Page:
How To Succeed On Pinterest
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Thursday, August 25, 2016
By Holly H
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We talk about Facebook all the time, but Pinterest is definitely a channel that you should consider for generating leads and sales for your business. Especially for photographers. 


Almost 1/3 of Americans use Pinterest; the majority of them female, educated and affluent. If this is your target market, Pinterest is definitely where you want to be. Pinterest is a visual medium, which is perfect for putting your work centerstage and generating healthy clicks to your website.


How can you get more interaction on Pinterest? Use this guide to help draw in customers with pins optimized for engagement.

Pin on Pinterest, not your website.

Creating pins directly on Pinterest (instead of just pinning from your blog or website) gives you finer control over your own content and how it's seen. This is true for a number of reasons. 


One, you can post images more intelligently to get more interaction. Maybe you're selling makeup. But pinning plain boxes of eyeshadow isn't as appealing on Pinterest as beautiful shots of fully made-up eyes. Showing a product in use is more effective than showing the product by itself. When you create pins with purpose to drive traffic, you can frame your product in a way to reach your audience better and encourage more clicks to your website.


Another advantage is that you can create image sizes and layouts that work well on Pinterest. Images that are optimized for horizontal websites are not necessarily ideal for a vertical Pinterest format. Taller images give you more space to create collages, "How-Tos" and richer, more valuable content that gets more engagement.


And last, you can create evergreen pins that will continue to pull in traffic no matter what changes happen on your site. If you pin an image from a proofing gallery, for example, it may eventually expire, leaving you with broken pins that don’t help generate traffic. Same for limited-time products or seasonal landing pages. Pin on Pinterest (not your website) to control your links and finely direct your visitors to pages that perform.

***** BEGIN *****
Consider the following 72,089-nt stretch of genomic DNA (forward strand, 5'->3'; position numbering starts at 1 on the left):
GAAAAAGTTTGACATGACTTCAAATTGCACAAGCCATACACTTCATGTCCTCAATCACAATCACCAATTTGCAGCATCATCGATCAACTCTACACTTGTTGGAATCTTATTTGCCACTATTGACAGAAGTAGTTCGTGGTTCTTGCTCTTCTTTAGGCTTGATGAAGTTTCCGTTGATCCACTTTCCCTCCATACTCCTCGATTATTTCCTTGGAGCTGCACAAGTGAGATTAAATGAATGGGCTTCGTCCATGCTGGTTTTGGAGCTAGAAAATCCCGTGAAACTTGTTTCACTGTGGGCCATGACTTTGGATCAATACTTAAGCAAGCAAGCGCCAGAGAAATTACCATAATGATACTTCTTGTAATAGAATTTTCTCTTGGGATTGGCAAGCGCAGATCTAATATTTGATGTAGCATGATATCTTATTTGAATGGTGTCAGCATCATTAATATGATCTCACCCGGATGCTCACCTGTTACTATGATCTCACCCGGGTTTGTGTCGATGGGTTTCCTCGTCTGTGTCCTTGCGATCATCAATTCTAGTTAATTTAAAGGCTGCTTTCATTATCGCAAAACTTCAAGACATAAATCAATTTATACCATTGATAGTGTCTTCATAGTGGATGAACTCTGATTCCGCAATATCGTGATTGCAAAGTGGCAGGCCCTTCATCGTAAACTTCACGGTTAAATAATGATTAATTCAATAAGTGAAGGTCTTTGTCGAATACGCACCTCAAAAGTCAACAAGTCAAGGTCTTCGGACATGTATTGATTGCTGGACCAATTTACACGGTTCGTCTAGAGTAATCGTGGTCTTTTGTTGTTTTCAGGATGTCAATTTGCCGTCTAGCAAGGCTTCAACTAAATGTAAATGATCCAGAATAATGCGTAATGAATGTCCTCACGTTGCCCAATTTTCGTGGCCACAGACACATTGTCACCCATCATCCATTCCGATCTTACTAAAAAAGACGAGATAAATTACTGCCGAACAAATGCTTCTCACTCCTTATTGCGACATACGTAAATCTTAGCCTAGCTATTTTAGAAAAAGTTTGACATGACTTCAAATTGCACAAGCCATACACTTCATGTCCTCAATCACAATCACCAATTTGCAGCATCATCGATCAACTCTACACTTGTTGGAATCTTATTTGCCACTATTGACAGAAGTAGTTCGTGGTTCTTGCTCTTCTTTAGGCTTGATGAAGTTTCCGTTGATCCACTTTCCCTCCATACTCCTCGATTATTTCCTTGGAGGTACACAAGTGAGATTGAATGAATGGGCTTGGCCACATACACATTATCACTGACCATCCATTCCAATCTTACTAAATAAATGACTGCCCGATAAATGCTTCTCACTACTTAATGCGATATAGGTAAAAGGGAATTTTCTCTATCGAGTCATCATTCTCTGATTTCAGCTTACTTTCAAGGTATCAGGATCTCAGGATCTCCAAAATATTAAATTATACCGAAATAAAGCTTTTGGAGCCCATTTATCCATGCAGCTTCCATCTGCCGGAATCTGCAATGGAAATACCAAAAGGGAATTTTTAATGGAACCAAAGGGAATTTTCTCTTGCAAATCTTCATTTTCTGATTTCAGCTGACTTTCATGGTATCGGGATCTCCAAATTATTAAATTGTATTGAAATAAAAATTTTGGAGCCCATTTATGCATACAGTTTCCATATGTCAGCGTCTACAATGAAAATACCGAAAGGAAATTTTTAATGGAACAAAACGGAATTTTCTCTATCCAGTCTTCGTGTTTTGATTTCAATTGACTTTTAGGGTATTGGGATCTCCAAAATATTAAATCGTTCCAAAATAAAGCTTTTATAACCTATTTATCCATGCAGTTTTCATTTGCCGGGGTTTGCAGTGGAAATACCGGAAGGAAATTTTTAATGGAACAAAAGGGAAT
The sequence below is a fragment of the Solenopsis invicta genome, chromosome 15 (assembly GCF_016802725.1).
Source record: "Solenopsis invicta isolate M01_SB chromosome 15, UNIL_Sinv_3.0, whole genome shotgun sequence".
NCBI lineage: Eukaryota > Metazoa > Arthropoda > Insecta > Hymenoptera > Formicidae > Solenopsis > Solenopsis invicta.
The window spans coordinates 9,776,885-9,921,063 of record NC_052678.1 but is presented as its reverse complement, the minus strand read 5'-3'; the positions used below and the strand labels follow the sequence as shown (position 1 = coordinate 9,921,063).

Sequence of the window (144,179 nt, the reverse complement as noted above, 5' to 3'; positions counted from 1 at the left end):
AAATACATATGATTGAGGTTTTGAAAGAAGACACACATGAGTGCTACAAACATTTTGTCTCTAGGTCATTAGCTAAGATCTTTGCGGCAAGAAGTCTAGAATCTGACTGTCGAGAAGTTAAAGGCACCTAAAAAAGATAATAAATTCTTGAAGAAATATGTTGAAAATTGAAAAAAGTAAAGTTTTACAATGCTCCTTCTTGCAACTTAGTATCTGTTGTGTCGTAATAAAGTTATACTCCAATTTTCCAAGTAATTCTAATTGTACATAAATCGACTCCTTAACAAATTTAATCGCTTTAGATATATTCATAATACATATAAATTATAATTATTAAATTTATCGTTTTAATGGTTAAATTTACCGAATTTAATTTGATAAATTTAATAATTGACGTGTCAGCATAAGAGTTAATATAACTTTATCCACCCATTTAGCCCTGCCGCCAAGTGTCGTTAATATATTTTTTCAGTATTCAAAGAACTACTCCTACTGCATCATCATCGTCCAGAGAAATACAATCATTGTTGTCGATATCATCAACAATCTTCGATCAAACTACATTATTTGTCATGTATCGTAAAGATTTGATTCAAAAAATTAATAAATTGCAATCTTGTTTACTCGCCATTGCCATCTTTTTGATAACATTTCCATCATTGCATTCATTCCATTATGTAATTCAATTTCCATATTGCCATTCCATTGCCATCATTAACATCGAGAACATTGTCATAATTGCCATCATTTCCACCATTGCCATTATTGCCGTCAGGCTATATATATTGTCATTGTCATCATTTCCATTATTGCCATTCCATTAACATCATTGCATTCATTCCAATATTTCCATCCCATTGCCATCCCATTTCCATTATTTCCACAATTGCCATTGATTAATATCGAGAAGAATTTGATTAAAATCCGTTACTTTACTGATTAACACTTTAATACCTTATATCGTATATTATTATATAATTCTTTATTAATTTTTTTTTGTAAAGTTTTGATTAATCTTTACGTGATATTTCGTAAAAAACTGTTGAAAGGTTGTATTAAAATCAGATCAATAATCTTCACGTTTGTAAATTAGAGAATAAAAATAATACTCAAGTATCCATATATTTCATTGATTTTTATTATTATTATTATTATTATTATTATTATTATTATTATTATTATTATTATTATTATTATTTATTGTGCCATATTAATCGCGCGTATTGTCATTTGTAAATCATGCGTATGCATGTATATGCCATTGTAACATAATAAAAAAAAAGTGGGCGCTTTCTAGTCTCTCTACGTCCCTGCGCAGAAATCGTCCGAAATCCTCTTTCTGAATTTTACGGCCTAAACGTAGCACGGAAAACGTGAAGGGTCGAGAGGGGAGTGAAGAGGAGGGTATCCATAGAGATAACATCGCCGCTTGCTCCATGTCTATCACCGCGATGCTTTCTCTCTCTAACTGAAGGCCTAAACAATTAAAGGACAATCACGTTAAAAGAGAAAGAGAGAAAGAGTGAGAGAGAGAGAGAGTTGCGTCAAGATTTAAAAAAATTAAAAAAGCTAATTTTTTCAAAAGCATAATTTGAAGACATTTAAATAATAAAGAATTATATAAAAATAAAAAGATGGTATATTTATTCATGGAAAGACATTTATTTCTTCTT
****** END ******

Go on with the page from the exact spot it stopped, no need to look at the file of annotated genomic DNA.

Making the Perfect Pin:

Pin tall, vertical images

Tall pins almost always perform better. Think about the recipes, DIYs, and other pins you see that get a million views… they’re usually long and skinny, often using a collage of images. Indeed, research shows that tall, vertical pins perform better than horizontal or square ones.


Pinned images should be at least 600 pixels wide, with an aspect ratio between 2:3 and 1:3.5.


Example 2:3 ratios:

- 600 x 900

- 735 x 1102

Example 1:3.5 ratios:

- 600 x 2100

- 735 x 2572 

Take advantage of all this extra legroom! Vary your pins by mixing in collages and photo stacks along with single images. (Need an easy way to make perfect-sized pins or collages? Canva is a free online tool that lets you make instant collages & graphics already sized for Pinterest.)


Use awesome high-resolution, professional photography

Well, of course. Pinterest is visual, so the most important part of your pin is ensuring it’s gorgeous to look at. People pin beautiful pins. Use your best photographs to stand out.


Minimal Text that’s EASY TO READ

Titles are good. Even some text. Just make sure not to overwhelm your followers with a bunch of text that’s hard to read. Save the details for the description.

Speaking of descriptions…

The best ones:

  • Are 75-100 characters long and really informative.

  • Include relevant keywords. (Don’t overstuff!)

  • Resist the urge to use hashtags. Instead, focus on writing keyword-rich descriptions.

  • Don’t sell! Instead, encourage your reader to take a positive next step, like visiting your website to see more.

  • Use correct grammar and punctuation


Don’t overbrand

There’s a huge difference between a tasteful logo in the corner and a huge watermark. Remember what we said about people pinning gorgeous posts? Let your work speak for itself and generate buzz – but always link back to your website to do the selling.


Remember to link to your website or product page

That way people don’t just land on your homepage. Instead, point them to targeted destinations that are helpful for getting you sales. Lead visitors to a product’s “buy” page, a special offer landing page or booking page. It’s better user experience and will help secure more conversions.

Pin to targeted boards

Babies and boudoir don’t mix. Make separate boards for your different areas of photography, products, or inspiration to target your different audiences.


Pin often

How often should you pin? Try to pin at least 5 times a day, even up to 30!


Frequent pinning helps you gain a following who can rely on you to post consistently great material. Experiment on when the best time to pin is to find your peak engagement window. Some find Saturday afternoons & evenings seem to do the best. Whatever your findings, pin around your peak engagement periods to get the most interaction. 


Repin, like, comment & follow back! 

One of the biggest mistakes is not interacting with your audience. Don't just wait around for people to lavish their attention on you – get involved by liking, commenting, and repinning great posts. And when someone follows you, follow them back! Don't be afraid to follow like-minded businesses, too. Build relationships through interaction. 



Feeling good about Pinterest? Great!

Now go out there and get more traffic with perfect pins!



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